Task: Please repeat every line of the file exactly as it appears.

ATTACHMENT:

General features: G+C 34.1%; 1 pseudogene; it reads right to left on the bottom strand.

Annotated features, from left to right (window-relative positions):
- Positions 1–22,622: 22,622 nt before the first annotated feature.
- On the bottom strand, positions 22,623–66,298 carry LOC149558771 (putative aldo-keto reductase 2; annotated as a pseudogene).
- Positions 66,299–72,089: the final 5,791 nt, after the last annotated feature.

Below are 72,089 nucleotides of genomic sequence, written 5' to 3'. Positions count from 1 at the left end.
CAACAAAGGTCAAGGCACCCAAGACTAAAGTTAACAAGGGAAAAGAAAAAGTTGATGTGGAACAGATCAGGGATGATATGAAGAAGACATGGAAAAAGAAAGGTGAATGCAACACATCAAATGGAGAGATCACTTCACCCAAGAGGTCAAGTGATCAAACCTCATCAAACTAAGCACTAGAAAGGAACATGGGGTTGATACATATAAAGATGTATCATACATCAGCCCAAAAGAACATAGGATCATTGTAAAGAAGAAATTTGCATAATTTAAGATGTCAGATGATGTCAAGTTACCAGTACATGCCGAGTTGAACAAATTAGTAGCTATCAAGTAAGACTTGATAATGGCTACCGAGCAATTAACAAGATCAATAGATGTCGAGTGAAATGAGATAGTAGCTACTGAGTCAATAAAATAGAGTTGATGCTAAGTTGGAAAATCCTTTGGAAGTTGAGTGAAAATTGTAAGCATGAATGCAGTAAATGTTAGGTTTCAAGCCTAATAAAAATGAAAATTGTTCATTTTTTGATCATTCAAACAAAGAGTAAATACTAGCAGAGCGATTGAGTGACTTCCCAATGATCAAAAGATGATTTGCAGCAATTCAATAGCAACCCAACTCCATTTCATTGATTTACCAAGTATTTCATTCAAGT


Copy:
General features: G+C 34.1%; 1 pseudogene; it reads right to left on the bottom strand.

Annotated features, from left to right (window-relative positions):
- Positions 1–22,622: 22,622 nt before the first annotated feature.
- On the bottom strand, positions 22,623–66,298 carry LOC149558771 (putative aldo-keto reductase 2; annotated as a pseudogene).
- Positions 66,299–72,089: the final 5,791 nt, after the last annotated feature.

Below are 72,089 nucleotides of genomic sequence, written 5' to 3'. Positions count from 1 at the left end.
CAACAAAGGTCAAGGCACCCAAGACTAAAGTTAACAAGGGAAAAGAAAAAGTTGATGTGGAACAGATCAGGGATGATATGAAGAAGACATGGAAAAAGAAAGGTGAATGCAACACATCAAATGGAGAGATCACTTCACCCAAGAGGTCAAGTGATCAAACCTCATCAAACTAAGCACTAGAAAGGAACATGGGGTTGATACATATAAAGATGTATCATACATCAGCCCAAAAGAACATAGGATCATTGTAAAGAAGAAATTTGCATAATTTAAGATGTCAGATGATGTCAAGTTACCAGTACATGCCGAGTTGAACAAATTAGTAGCTATCAAGTAAGACTTGATAATGGCTACCGAGCAATTAACAAGATCAATAGATGTCGAGTGAAATGAGATAGTAGCTACTGAGTCAATAAAATAGAGTTGATGCTAAGTTGGAAAATCCTTTGGAAGTTGAGTGAAAATTGTAAGCATGAATGCAGTAAATGTTAGGTTTCAAGCCTAATAAAAATGAAAATTGTTCATTTTTTGATCATTCAAACAAAGAGTAAATACTAGCAGAGCGATTGAGTGACTTCCCAATGATCAAAAGATGATTTGCAGCAATTCAATAGCAACCCAACTCCATTTCATTGATTTACCAAGTATTTCATTCAAGT